Occupation is relevant because certain jobs (for example, in the tech industry) have higher rates of autism. Obviously, techie parents children will likely watch more t.v., and due to genetic factors would be more likely to have autism – the researchers only controlled for socioeconomic status, not occupation.

    From the quick glances I’ve had it their maps, it seems that counties with more rainfall generally have higher population densities. Population density can effect both lifestyle and occupation, which may impact autism.

    In short, I think their arguement has more holes in it than grandma’s underpants. Correlation does not imply causation!!!

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  6. Does television cause autism? errrr……no.

    I’ve seen theories that the electromagnetic field generated by TV’s may cause problems if you stand real close….but autism? Doesn’t hold up.
    Now….mobile phones and microwaves, that is something else. This affects the foetus in the womb, and could quite possibly disrupt normal development.
    Heavy metals, exito toxins, degrading environment from all the pollution. All on the increase, so is autism. Co-incidence? I think not!

    Thanks

  7. I missed this very interesting post when it first appeared. I’m glad it came up again.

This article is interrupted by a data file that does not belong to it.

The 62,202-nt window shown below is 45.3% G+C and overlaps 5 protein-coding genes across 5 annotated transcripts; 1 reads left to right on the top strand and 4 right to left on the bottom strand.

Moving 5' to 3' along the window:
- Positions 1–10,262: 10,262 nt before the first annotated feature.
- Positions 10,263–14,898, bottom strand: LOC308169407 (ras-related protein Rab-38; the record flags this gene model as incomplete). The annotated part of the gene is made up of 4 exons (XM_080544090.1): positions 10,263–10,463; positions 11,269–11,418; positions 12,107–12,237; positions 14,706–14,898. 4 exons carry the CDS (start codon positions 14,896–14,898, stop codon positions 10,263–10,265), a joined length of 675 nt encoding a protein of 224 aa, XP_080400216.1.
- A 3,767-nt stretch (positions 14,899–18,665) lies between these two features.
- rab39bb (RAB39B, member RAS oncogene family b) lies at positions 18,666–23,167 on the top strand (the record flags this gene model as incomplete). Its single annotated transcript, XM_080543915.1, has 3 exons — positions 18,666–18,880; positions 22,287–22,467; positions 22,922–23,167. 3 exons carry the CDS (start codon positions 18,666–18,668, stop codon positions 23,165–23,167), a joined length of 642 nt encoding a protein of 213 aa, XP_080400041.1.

If we only look at the correlation between the amount of television watching and the rate of autism, Eric Irvine is correct. There are many other possible causative variables, including the two Eric cited that could easily account for the positive correlation between television watching and autism. What makes this study interesting is that a positive correlation between the amount of precipitation and the rate of autism was found.

    If the rates of TV watching and rates of autism were entirely related to a third causative variable such as having ‘techie’ parents, we would have no reason to expect that the amount of rainfall would also be correlated with autism unless we knew that techies collect in high-precipitation communities. That’s why the authors investigated the possibility of the correlation between precipitation rates and autism rates.

    So, if we are wondering whether TV watching might be a causative factor in autism and it is known that rainfall is a causative factor in higher rates of TV watching, then one would expect to find the positive correlation between rainfall and autism that the investigators did indeed find. That finding is what lends strength to the speculation about a possible link between TV watching and autism. The finding is far from proof, but it calls out for further investigation.

    As for how TV watching might be a causative factor in autism, we do see problems with certain kinds of visual processing and in the realm of communication/intersubjectivity, particularly involving processing of facial expression among autistic individuals. At a time when the very young child’s brain is highly ‘plastic,’ there are critical aspects of brain development that rely upon interaction with the mother/caretaker in a mutually regulating relationship between mother/caretaker and the child. Television does not involve this critical two-way mutually regulating experience. It is quite reasonable, then, to ask if the amount of television watching might be a causative factor in the development of autism in some children.